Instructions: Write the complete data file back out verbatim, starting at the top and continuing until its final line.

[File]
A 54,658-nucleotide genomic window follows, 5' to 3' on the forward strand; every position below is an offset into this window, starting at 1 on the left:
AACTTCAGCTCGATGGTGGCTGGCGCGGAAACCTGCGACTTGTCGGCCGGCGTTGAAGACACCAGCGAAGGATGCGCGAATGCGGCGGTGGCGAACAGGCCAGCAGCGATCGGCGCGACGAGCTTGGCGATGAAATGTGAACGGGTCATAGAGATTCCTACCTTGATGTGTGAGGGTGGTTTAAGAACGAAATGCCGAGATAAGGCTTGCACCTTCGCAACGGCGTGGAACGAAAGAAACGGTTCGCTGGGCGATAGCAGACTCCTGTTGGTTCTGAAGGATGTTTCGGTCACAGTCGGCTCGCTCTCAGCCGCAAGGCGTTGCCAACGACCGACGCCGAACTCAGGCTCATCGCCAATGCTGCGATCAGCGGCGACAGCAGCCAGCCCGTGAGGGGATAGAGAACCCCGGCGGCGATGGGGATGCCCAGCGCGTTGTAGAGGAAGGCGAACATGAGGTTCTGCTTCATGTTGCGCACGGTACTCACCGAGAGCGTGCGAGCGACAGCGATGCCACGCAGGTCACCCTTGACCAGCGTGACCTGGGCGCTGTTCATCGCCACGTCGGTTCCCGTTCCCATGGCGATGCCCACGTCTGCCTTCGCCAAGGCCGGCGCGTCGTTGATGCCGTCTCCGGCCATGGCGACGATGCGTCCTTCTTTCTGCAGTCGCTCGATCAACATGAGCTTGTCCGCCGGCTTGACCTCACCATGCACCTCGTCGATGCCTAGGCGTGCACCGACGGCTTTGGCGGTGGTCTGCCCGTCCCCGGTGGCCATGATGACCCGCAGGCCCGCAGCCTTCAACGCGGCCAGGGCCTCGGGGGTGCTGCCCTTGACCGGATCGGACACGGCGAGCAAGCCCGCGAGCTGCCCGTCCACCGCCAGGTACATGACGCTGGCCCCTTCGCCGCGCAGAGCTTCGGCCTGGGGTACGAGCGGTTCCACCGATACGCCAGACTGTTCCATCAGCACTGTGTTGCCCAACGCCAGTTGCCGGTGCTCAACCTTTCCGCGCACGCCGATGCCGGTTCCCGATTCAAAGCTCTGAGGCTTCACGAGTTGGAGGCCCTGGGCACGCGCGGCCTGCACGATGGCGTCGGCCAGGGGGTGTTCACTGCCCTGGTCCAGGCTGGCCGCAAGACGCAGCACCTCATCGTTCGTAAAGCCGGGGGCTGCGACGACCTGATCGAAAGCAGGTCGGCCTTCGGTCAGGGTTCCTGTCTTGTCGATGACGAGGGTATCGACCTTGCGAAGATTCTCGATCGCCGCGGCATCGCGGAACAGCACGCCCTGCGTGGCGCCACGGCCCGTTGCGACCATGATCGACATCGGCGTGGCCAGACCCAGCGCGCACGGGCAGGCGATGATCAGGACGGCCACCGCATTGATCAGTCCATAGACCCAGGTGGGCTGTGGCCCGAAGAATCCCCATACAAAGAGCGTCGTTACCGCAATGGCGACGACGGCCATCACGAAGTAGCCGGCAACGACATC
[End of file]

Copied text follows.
A 54,658-nucleotide genomic window follows, 5' to 3' on the forward strand; every position below is an offset into this window, starting at 1 on the left:
AACTTCAGCTCGATGGTGGCTGGCGCGGAAACCTGCGACTTGTCGGCCGGCGTTGAAGACACCAGCGAAGGATGCGCGAATGCGGCGGTGGCGAACAGGCCAGCAGCGATCGGCGCGACGAGCTTGGCGATGAAATGTGAACGGGTCATAGAGATTCCTACCTTGATGTGTGAGGGTGGTTTAAGAACGAAATGCCGAGATAAGGCTTGCACCTTCGCAACGGCGTGGAACGAAAGAAACGGTTCGCTGGGCGATAGCAGACTCCTGTTGGTTCTGAAGGATGTTTCGGTCACAGTCGGCTCGCTCTCAGCCGCAAGGCGTTGCCAACGACCGACGCCGAACTCAGGCTCATCGCCAATGCTGCGATCAGCGGCGACAGCAGCCAGCCCGTGAGGGGATAGAGAACCCCGGCGGCGATGGGGATGCCCAGCGCGTTGTAGAGGAAGGCGAACATGAGGTTCTGCTTCATGTTGCGCACGGTACTCACCGAGAGCGTGCGAGCGACAGCGATGCCACGCAGGTCACCCTTGACCAGCGTGACCTGGGCGCTGTTCATCGCCACGTCGGTTCCCGTTCCCATGGCGATGCCCACGTCTGCCTTCGCCAAGGCCGGCGCGTCGTTGATGCCGTCTCCGGCCATGGCGACGATGCGTCCTTCTTTCTGCAGTCGCTCGATCAACATGAGCTTGTCCGCCGGCTTGACCTCACCATGCACCTCGTCGATGCCTAGGCGTGCACCGACGGCTTTGGCGGTGGTCTGCCCGTCCCCGGTGGCCATGATGACCCGCAGGCCCGCAGCCTTCAACGCGGCCAGGGCCTCGGGGGTGCTGCCCTTGACCGGATCGGACACGGCGAGCAAGCCCGCGAGCTGCCCGTCCACCGCCAGGTACATGACGCTGGCCCCTTCGCCGCGCAGAGCTTCGGCCTGGGGTACGAGCGGTTCCACCGATACGCCAGACTGTTCCATCAGCACTGTGTTGCCCAACGCCAGTTGCCGGTGCTCAACCTTTCCGCGCACGCCGATGCCGGTTCCCGATTCAAAGCTCTGAGGCTTCACGAGTTGGAGGCCCTGGGCACGCGCGGCCTGCACGATGGCGTCGGCCAGGGGGTGTTCACTGCCCTGGTCCAGGCTGGCCGCAAGACGCAGCACCTCATCGTTCGTAAAGCCGGGGGCTGCGACGACCTGATCGAAAGCAGGTCGGCCTTCGGTCAGGGTTCCTGTCTTGTCGATGACGAGGGTATCGACCTTGCGAAGATTCTCGATCGCCGCGGCATCGCGGAACAGCACGCCCTGCGTGGCGCCACGGCCCGTTGCGACCATGATCGACATCGGCGTGGCCAGACCCAGCGCGCACGGGCAGGCGATGATCAGGACGGCCACCGCATTGATCAGTCCATAGACCCAGGTGGGCTGTGGCCCGAAGAATCCCCATACAAAGAGCGTCGTTACCGCAATGGCGACGACGGCCATCACGAAGTAGCCGGCAACGACATC